Comments (37)

  • Intern in IB - Gen
Sep 1, 2020 - 3:33pm

Current Stern student going into IB here. I've enjoyed my time at the school so far, I think it gives you a lot of opportunities and going to college in NYC is a lot of fun. The community isn't as cutthroat as I thought it would be when I got there (and as WSO depicts it), although there is definitely a competitive atmosphere. As far as student life is concerned, it's very dependent on which organization you belong to, as the clubs give you access to a lot of recruiting opportunities and their members seem pretty tight-knit. That said, I didn't join any and still had a good time. I don't think I wish that I had gone to another school. Obviously, Harvard/Wharton will give you better OCR, so go there if they give you admission, but I have friends at other target schools (namely, Columbia), and their experiences with recruiting and student life were very similar to mine, so I guess there aren't too many differences. Lmk if you have other questions, happy to help

  • Analyst 1 in IB - Gen
Sep 1, 2020 - 4:21pm

I went to Stern as well. Most of the competitions are internal, meaning you need to beat your peers in many cases. But there're plenty of resources and opportunities bc it's Stern & it's in New York, just start early and don't mess up w schoolwork. In terms of student life, you get the entire NYC to explore. I am not the type of very outgoing and social person but I feel comfortable in New York bc no one cares haha. On the flip side, if you are looking for traditional college town school life, then that's def not what Stern can offer, go to ivy, at least Columbia. 

  • Intern in IB - Gen
Sep 2, 2020 - 10:03am

Getting an IB job is competitive everywhere, but it's easier to land one at Stern than at most other schools. Every bank except a few boutiques (Centerview/Moelis) recruits at Stern and plenty of students end up in FO at a BB/EB/top MM. As long as you have a decent GPA (3.6/3.7+) and relevant internships, you'll be in a good spot. Clubs also help a lot with recruiting thanks to their own somewhat private networks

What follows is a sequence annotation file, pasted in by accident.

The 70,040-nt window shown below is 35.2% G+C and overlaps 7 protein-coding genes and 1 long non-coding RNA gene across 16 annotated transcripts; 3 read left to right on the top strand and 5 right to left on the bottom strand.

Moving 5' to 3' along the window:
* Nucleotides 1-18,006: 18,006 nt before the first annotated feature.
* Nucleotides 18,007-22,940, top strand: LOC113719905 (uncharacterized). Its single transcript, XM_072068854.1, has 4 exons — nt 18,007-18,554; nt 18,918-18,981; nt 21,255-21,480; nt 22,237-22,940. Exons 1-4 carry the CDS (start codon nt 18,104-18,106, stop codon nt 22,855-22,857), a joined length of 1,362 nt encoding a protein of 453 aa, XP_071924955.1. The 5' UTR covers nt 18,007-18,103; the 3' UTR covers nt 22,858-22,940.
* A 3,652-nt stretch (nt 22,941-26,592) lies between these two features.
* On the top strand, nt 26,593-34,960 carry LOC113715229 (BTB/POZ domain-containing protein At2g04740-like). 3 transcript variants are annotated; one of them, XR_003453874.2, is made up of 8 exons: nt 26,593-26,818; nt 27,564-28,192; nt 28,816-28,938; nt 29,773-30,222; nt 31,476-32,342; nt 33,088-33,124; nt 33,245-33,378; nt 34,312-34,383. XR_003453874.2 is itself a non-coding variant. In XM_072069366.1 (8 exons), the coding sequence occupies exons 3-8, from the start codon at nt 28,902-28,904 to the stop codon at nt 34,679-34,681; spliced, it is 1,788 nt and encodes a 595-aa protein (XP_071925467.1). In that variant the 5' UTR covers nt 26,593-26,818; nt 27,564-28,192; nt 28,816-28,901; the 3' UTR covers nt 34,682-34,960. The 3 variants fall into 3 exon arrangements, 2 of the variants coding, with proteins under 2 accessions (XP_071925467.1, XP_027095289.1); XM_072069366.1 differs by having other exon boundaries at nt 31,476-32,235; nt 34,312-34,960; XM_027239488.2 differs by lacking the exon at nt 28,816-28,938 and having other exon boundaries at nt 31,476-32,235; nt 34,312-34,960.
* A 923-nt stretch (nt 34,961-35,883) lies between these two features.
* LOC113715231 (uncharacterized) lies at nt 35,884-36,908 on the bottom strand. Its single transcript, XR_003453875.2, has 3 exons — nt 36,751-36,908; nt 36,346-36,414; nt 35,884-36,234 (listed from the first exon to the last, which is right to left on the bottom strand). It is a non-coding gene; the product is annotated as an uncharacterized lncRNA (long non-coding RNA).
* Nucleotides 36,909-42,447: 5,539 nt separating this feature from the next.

Sep 1, 2020 - 3:51pm

I didn't go to Stern. But, the location is pretty hard to beat. It's in a cool area of town. I like Columbia too, but it's so far uptown. NYU chicks are hot. 

You'll be close to a lot of good internships as well.

"If you always put limits on everything you do, physical or anything else, it will spread into your work and into your life. There are no limits. There are only plateaus, and you must not stay there, you must go beyond them." - Bruce Lee

Sep 2, 2020 - 5:09am

You're right in the heart of the action. No cons.

"Full speed ahead, damn the torpedoes." -U.S. Navy General Farragut
  • Intern in CorpDev
Sep 2, 2020 - 9:54am

Stern junior here. Got an intern offer at a BB. OCR is great, and strong alumni network for networking. Being in the city allows you to do internships during the year which I found very helpful.
Cons are that among students it is very competitive. Stern grades on a curve, only top 25-30% in a class can get an A. Have had kids not want to answer basic questions bc of it. Clubs are quite cutthroat interview process by students is strange, cult like imo. But you don't need it. I didn't do any clubs until last year, and had a

  • Intern in AM - Equities
Sep 2, 2020 - 11:48am

yea this is very dependent on the person


personally for me i wouldn't go to stern cause i want to go to a campus with a huge greek life presence and a traditional college campus setting. Also its tough if u decide a couple of years in that u don't want to do finance cause there's nothing else to major in.

  • Intern in IB-M&A
Sep 2, 2020 - 11:51am

Stern sophomore here. A large % of Stern are total hardos that literally only care about IB/PE. If you are one of those then you will fit in well with the clubs, business frats. If not (like me) Make friends with the chiller stern crowd (not hard to find) and kids outside of Stern. Also Stern girls are very very subpar.

In terms of recruiting, if you work hard you'll get a good job for sure. But its not nearly as easy as people may thing. You have around 400 or so kids (because not everyone wants IB) gunning for a select number of spots. BB/EB is not close to a given, I know a ton of kids who were qualified and networked REALLY hard, had high gpas but didn't get a internship

  • Intern in IB - Gen
Sep 2, 2020 - 11:58am